What financial planning should you do before moving to Greece?
Financial planning before you move to Greece is absolutely key to a successful move. It’ll save you time, money and stress having everything sorted in advance. The Greece Property Guides team is on hand to offer invaluable advice about how to get your finances in order and ensure you can afford the move you dream of. Here are the key points to take into account.
Before buying a property, consider how you will structure the purchase. This is especially crucial if buying with a partner or with inheritance complicated by extended families. Tax is constantly under review in Greece at the current time, but not all taxes are rising. In many cases the government is offering major incentives for early and honest payment of tax in an effort to discourage people from the national sport of tax evasion.
For example, if you are self-employed and accept card payments instead of cash, you could be entitled to a tax discount of €2,000. All businesses in the hospitality industry have to accept card payments.
Tax advisers are there to save you money with their experience and expertise; don’t begrudge their fee
For your everyday tax affairs, especially concerning income from the UK and if your situation is at all complicated, it is wise to speak to a financial planning and tax adviser as soon as you decide to move to Greece. Remember, such advisers are there to save you money in the long run, so it can be worth paying for their long years of experience and expertise.
There are a number of tax-efficient schemes even for those moving abroad. These include the choices of Self-Invested Personal Pension (SIPP) or Qualifying Recognised Overseas Pension Scheme (QROPS) – both of which could save you money.
UK financial planning when you leave
You will need to:
• Tell HMRC you’re leaving the UK permanently or for at least one tax year. You will need to fill in a form P85 or self-assessment tax return. The good news is, you might get a tax refund.
• Calculate whether you’ll be resident or not. You will be a UK resident if you stay in Britain for 183 days or more of the year. Likewise, you’ll be resident if your only home is in the UK and you live there for at least 30 days of the year.
• Work out what is the best way to receive income from abroad, such as pensions, investment income and rental income.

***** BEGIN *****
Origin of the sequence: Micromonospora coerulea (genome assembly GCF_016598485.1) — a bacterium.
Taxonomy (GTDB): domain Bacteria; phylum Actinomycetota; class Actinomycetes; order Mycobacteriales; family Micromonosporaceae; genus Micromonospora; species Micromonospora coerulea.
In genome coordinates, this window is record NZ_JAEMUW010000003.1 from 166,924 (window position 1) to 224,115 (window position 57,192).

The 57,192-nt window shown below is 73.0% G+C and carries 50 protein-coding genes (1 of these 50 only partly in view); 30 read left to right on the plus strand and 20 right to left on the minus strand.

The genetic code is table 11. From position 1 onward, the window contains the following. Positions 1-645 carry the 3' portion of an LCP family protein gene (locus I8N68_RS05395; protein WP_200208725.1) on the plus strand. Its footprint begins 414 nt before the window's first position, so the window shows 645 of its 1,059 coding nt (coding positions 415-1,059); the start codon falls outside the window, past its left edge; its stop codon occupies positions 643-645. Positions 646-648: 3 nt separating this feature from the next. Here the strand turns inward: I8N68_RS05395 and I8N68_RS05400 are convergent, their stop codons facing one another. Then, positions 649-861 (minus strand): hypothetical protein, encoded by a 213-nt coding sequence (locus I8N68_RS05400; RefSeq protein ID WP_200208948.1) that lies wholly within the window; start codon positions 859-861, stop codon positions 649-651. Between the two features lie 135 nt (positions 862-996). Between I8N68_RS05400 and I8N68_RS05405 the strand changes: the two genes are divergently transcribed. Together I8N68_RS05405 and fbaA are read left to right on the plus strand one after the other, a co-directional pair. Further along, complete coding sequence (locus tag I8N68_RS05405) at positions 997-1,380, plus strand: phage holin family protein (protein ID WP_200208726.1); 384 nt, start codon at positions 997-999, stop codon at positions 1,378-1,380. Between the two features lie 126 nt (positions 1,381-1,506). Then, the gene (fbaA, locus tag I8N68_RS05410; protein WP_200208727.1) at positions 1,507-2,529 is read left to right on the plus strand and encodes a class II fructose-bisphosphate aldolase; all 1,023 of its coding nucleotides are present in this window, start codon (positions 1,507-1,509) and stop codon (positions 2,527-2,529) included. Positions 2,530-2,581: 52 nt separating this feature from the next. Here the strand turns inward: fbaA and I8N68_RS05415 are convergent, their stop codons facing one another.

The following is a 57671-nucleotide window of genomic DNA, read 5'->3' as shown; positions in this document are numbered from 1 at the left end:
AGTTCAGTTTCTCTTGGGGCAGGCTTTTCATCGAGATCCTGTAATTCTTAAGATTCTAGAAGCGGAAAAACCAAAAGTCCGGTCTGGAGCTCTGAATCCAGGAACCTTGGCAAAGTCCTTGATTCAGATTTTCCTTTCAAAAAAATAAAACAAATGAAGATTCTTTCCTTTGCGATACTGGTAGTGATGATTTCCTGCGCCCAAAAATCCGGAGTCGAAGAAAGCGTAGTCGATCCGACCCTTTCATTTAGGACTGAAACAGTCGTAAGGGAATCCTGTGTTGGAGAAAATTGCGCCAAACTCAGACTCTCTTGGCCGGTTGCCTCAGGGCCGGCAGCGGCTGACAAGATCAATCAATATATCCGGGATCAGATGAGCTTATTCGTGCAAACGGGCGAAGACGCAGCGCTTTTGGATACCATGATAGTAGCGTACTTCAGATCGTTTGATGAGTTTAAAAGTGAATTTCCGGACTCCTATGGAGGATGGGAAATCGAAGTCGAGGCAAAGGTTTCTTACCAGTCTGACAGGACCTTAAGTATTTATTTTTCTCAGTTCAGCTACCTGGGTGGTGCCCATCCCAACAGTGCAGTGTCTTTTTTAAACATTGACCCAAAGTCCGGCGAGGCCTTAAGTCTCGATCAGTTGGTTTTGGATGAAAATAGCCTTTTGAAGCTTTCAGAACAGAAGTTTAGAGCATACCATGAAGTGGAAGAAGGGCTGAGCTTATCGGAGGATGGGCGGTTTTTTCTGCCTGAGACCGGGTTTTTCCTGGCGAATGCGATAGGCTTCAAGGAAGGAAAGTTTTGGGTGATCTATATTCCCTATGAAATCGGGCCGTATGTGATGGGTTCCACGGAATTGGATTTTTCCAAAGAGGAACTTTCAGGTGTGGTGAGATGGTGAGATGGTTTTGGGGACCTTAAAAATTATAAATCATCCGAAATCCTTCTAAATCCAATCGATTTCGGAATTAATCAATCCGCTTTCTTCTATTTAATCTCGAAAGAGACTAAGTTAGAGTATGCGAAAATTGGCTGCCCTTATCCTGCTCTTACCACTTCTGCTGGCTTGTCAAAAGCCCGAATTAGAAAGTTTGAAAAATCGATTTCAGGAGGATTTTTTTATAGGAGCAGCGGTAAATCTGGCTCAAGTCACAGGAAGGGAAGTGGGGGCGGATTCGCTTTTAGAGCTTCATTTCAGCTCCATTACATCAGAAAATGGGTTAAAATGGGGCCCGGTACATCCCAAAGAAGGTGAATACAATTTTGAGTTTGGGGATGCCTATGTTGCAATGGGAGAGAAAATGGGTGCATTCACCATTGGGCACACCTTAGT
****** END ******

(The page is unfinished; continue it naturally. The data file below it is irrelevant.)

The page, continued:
In Greece, your heirs have a right to inherit even if you’d rather they didn’t!
Before signing any paperwork on a property purchase, speak to a lawyer. How you structure the purchase and whose name is on the agreements can have long-term consequences. Like in many parts of the world, Greece has a system of enforced heirship. This means your heirs automatically have a right to inherit your property – even if you would rather write them out of your will. This applies to property in Greece even if you are not Greek. However, in practice, if there is no dispute the authorities are highly unlikely to intervene.
It’s important to note when doing your financial planning that Greece does have inheritance tax. Like all taxes in Greece, they continue to be subject to frequent changes and increases. However, for once, they’ve actually generally been getting lower since 2010.
Greece also imposes inheritance tax on the worldwide assets of a person who is a Greek resident. There are also gift taxes.
Financial planning for your property
Some UK lenders will finance a property in Greece, including the HSBC. That said, most will only do so for existing clients and with your home in the UK as collateral. It is legal for a UK citizen to get a mortgage from a Greek bank. The usual terms are a maximum of 30 years, ending before your 75th birthday and with a maximum 80% of the value. Foreign banks tend to assess your ability to pay against more than just your salary. They will expect you to include account statements, pay slips, tax returns, all credit and store cards. You won’t be able to account for rental income for the loan repayment either – and your outgoings will need to be within 30 to 35 percent of your income.
Shortage of finance has helped keep property prices low, falling by at least a third
Mortgages, however, like any lending in Greece, have been hard to find since the start of the debt crisis. That shortage of finance has helped to keep property prices low in Greece. They have fallen by at least a third and often much more, enabling many overseas buyers of Greek property to buy outright.
The Property Buyer’s Guide to Currency will help you: